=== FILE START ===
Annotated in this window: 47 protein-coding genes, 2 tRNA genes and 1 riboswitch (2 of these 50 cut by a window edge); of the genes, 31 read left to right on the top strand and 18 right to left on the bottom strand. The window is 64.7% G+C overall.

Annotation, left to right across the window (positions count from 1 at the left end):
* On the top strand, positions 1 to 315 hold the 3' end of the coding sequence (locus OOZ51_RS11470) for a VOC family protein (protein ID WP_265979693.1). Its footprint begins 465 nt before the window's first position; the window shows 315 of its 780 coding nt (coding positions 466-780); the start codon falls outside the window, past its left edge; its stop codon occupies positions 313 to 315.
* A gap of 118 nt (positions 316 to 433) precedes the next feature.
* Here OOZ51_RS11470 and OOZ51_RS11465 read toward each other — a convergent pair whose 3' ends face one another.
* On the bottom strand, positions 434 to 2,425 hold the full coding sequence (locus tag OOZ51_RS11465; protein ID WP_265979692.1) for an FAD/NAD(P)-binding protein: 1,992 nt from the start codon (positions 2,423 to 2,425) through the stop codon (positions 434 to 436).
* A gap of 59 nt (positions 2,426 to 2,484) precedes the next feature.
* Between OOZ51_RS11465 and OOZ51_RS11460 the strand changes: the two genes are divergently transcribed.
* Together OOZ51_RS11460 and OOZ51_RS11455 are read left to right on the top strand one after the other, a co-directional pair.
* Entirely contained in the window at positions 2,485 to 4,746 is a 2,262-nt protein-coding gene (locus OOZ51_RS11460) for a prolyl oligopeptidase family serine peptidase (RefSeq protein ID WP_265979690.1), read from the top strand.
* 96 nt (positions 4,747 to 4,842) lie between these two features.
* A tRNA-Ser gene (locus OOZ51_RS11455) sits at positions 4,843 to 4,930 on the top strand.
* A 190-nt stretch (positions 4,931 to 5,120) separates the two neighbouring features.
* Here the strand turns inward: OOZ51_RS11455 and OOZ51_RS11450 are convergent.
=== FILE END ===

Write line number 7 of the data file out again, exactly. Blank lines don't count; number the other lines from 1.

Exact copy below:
* A gap of 59 nt (positions 2,426 to 2,484) precedes the next feature.